We deploy penetration testing to identify security vulnerabilities in an application. Also known as pen testing, it sees the tester completing an authorised, simulated attack to exploit weaknesses. The objective is to gain access to sensitive data in the manner of a hacker. Indeed, penetration testers are often described as ‘ethical hackers’. This is an important tool in the battle against cyber criminals, and one that our experts have become well-versed in. We therefore thought it would be useful to share some information on it with you. Today’s blog then is called: ‘Cybersecurity 101: Penetration testing’.
Penetration testing & some common vulnerabilities
Penetration tests reveal whether or not a system’s existing defences are robust enough to prevent breaches in security. A test report is then produced containing the actions you should take to mitigate the risk of hacking. Vulnerabilities are caused by a variety of different reasons. Some of the most common include:
- Human error
- Errors in design / development
- Poor password security protocols
The software testing experts at eTestware have often voiced their dismay at the fact that software is never bug-free. That is due to the fact that mistakes are invariably made during the design and development phases. The third point listed here is also related to people’s tendency to err. Passwords must be strong and just complex enough so that they cannot be guessed. They must not be shared and periodical changes are highly recommended. When these points are ignored, cyber criminals can prosper.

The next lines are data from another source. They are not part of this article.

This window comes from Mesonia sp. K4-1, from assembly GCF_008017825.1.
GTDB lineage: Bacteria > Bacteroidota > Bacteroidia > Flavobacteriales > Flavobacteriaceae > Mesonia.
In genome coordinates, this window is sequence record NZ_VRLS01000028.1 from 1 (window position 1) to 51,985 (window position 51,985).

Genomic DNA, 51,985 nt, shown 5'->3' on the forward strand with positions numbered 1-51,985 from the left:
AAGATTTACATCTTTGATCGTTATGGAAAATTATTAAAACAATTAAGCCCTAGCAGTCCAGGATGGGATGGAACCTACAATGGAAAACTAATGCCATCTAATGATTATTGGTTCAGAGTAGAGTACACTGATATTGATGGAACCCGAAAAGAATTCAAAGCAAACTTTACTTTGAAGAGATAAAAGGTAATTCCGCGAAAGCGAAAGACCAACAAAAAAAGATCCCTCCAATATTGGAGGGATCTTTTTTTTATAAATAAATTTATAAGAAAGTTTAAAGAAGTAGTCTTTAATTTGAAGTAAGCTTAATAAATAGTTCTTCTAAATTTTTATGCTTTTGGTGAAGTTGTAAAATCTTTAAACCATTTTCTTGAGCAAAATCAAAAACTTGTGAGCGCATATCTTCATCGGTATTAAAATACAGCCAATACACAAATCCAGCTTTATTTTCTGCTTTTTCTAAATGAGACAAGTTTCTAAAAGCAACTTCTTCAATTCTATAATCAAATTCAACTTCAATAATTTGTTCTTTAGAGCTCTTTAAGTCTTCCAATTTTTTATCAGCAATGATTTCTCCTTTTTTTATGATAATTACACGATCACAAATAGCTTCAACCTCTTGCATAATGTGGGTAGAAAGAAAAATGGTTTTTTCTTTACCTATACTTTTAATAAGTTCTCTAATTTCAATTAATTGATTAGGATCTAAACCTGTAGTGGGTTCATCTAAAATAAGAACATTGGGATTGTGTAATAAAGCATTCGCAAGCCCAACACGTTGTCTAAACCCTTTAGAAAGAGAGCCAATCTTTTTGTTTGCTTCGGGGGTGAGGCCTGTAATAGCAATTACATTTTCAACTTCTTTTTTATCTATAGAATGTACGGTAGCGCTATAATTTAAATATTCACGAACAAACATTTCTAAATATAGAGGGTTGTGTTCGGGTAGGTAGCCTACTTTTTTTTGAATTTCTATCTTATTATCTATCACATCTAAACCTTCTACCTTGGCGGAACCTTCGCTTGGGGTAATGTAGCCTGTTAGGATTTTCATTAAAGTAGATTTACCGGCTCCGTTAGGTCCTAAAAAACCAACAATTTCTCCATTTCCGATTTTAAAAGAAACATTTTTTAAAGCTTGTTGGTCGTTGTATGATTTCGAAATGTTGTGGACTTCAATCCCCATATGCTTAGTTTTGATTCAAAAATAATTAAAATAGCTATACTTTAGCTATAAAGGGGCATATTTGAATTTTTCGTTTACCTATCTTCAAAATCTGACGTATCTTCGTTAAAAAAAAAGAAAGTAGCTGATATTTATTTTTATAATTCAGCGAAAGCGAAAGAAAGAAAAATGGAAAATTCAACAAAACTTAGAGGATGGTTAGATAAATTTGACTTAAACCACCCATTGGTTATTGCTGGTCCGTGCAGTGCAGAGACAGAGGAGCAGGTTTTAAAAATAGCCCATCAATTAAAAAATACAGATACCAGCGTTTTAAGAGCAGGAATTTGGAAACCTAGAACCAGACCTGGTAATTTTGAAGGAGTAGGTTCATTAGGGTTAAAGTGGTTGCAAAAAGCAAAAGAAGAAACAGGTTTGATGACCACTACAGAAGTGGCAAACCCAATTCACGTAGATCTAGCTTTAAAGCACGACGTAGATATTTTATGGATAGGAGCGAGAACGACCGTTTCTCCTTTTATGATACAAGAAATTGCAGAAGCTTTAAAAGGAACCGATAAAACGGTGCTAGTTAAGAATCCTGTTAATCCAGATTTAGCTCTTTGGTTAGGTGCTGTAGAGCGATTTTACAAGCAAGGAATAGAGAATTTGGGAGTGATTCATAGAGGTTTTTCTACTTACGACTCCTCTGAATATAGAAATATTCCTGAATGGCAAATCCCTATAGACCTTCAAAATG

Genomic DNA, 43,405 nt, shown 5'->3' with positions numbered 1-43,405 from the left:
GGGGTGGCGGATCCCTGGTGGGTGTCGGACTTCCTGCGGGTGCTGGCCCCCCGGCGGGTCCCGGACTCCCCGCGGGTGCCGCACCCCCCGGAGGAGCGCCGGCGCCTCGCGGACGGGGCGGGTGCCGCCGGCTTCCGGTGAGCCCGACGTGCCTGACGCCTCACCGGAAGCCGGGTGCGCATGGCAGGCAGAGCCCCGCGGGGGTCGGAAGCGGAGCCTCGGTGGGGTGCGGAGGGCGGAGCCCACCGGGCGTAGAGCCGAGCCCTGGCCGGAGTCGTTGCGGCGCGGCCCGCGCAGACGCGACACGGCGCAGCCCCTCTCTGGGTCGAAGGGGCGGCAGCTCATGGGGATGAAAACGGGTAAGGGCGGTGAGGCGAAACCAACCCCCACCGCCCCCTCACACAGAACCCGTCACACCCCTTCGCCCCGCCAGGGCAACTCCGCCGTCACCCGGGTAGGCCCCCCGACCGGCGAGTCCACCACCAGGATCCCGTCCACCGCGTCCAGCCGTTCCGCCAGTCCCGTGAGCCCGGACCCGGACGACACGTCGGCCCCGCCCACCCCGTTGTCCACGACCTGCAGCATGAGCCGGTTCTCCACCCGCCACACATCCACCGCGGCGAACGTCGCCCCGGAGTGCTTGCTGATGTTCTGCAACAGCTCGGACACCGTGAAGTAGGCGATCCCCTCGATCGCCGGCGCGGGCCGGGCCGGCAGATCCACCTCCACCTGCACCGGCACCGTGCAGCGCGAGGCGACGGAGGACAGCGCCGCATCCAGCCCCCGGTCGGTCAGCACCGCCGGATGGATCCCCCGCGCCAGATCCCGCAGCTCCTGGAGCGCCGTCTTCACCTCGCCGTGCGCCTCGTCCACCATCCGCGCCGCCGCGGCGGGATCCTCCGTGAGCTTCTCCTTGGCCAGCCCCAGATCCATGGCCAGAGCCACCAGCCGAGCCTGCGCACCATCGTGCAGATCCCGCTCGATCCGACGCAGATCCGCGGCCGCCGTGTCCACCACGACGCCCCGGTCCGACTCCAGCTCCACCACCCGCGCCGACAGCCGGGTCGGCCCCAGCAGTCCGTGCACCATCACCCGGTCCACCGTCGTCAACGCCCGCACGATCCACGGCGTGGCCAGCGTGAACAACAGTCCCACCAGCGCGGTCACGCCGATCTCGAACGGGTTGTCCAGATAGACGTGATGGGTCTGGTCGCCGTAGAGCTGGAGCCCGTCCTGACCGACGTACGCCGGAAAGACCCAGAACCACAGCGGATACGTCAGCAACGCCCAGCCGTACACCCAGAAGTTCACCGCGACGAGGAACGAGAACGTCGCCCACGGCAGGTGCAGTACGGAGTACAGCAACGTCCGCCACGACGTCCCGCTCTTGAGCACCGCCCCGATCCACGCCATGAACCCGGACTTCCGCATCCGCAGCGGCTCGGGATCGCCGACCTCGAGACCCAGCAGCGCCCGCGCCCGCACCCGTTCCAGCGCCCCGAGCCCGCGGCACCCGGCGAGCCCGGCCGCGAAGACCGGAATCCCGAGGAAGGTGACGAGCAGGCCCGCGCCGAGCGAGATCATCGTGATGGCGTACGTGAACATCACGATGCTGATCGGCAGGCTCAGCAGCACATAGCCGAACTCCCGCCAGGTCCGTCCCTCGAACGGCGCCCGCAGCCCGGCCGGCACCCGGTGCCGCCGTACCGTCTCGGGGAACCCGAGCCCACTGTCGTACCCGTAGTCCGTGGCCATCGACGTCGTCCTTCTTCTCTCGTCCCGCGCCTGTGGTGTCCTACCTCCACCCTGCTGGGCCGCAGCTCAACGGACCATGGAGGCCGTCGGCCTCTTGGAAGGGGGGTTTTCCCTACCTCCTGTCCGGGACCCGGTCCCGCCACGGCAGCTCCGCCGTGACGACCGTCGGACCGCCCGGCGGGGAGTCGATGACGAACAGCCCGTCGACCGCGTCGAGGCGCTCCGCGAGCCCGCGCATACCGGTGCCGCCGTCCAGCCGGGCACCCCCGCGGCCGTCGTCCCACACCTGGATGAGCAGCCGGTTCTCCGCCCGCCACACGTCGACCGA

You can read about Black / Grey / White box testing and Red Team testing here. Whilst these are fairly comprehensive, other terms you may hear when discussing testing types include:
- Social engineering test
- Web application test
- Wireless security test
The first listed above describes a test usually carried out on employees and helpdesks. Testers will make contact and encourage people to reveal sensitive information such as passwords. You must ensure that you have solid security policies in place, which are known to all employees. Crucially, you must ensure that the policies are adhered to. The second type involves tests which effectively measure the vulnerability level of web apps and software programs. The third unsurprisingly does the very same but for wi-fi networks and hotspots.
There are essentially three techniques deployed in penetration testing:
- Manual and automated
Automated techniques provide efficiency and can save time. However, it is necessary to adopt manual testing for objectives such as social engineering. There are many vulnerabilities which then also require a human element to be discovered. Therefore, the third point listed above is used most frequently in penetration testing.
A common pen testing process can be laid out thus:
- Gather data
- Conduct a vulnerability assessment
- Exploit the system
- Analysis and reporting
Pen testing tools
There are many tools that can be used for pen testing. We advise that you engage with professionals for your own testing needs. Some of the tools available are as follows:
- Acunetix WVS
Once again, you must deploy accredited testing experts in order to achieve optimal results – and we can help.
That is all for ‘Cybersecurity 101: Penetration testing’ – what are your experiences of pen testing? Let us know in the comments below.
CRIBB Cyber Security is recognised by CREST, IASME and we are proud to hold numerous other accreditations. In addition to pen testing, our data protection experts can provide guidance on vulnerability scanning, certification, governance and more. Get in touch today to take your first steps on theICEway…